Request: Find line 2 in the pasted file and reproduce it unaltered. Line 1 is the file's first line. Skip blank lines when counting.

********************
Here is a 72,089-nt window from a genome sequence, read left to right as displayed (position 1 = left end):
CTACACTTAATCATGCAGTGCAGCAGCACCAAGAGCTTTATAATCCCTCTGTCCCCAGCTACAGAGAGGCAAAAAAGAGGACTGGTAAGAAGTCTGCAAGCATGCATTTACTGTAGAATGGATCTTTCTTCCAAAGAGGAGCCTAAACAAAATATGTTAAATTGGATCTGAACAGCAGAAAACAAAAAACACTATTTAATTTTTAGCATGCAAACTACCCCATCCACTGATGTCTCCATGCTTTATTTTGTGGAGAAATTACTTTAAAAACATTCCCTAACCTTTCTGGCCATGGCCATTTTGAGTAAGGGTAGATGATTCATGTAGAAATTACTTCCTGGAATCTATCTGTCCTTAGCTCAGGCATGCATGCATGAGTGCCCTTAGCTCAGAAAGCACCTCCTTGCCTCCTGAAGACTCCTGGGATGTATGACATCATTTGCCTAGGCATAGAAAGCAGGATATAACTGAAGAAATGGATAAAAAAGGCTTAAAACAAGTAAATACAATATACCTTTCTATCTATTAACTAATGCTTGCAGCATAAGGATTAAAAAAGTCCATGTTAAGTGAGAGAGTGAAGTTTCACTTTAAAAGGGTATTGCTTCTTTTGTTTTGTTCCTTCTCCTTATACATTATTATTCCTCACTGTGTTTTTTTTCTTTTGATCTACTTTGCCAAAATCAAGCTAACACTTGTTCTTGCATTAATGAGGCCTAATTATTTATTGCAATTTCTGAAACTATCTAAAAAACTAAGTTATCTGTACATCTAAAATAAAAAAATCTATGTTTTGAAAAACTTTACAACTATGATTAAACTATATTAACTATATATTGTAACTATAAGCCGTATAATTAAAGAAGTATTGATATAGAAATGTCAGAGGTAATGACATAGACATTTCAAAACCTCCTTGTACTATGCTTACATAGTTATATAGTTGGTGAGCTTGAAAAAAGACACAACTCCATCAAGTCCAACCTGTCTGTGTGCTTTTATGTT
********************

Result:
CTACACTTAATCATGCAGTGCAGCAGCACCAAGAGCTTTATAATCCCTCTGTCCCCAGCTACAGAGAGGCAAAAAAGAGGACTGGTAAGAAGTCTGCAAGCATGCATTTACTGTAGAATGGATCTTTCTTCCAAAGAGGAGCCTAAACAAAATATGTTAAATTGGATCTGAACAGCAGAAAACAAAAAACACTATTTAATTTTTAGCATGCAAACTACCCCATCCACTGATGTCTCCATGCTTTATTTTGTGGAGAAATTACTTTAAAAACATTCCCTAACCTTTCTGGCCATGGCCATTTTGAGTAAGGGTAGATGATTCATGTAGAAATTACTTCCTGGAATCTATCTGTCCTTAGCTCAGGCATGCATGCATGAGTGCCCTTAGCTCAGAAAGCACCTCCTTGCCTCCTGAAGACTCCTGGGATGTATGACATCATTTGCCTAGGCATAGAAAGCAGGATATAACTGAAGAAATGGATAAAAAAGGCTTAAAACAAGTAAATACAATATACCTTTCTATCTATTAACTAATGCTTGCAGCATAAGGATTAAAAAAGTCCATGTTAAGTGAGAGAGTGAAGTTTCACTTTAAAAGGGTATTGCTTCTTTTGTTTTGTTCCTTCTCCTTATACATTATTATTCCTCACTGTGTTTTTTTTCTTTTGATCTACTTTGCCAAAATCAAGCTAACACTTGTTCTTGCATTAATGAGGCCTAATTATTTATTGCAATTTCTGAAACTATCTAAAAAACTAAGTTATCTGTACATCTAAAATAAAAAAATCTATGTTTTGAAAAACTTTACAACTATGATTAAACTATATTAACTATATATTGTAACTATAAGCCGTATAATTAAAGAAGTATTGATATAGAAATGTCAGAGGTAATGACATAGACATTTCAAAACCTCCTTGTACTATGCTTACATAGTTATATAGTTGGTGAGCTTGAAAAAAGACACAACTCCATCAAGTCCAACCTGTCTGTGTGCTTTTATGTT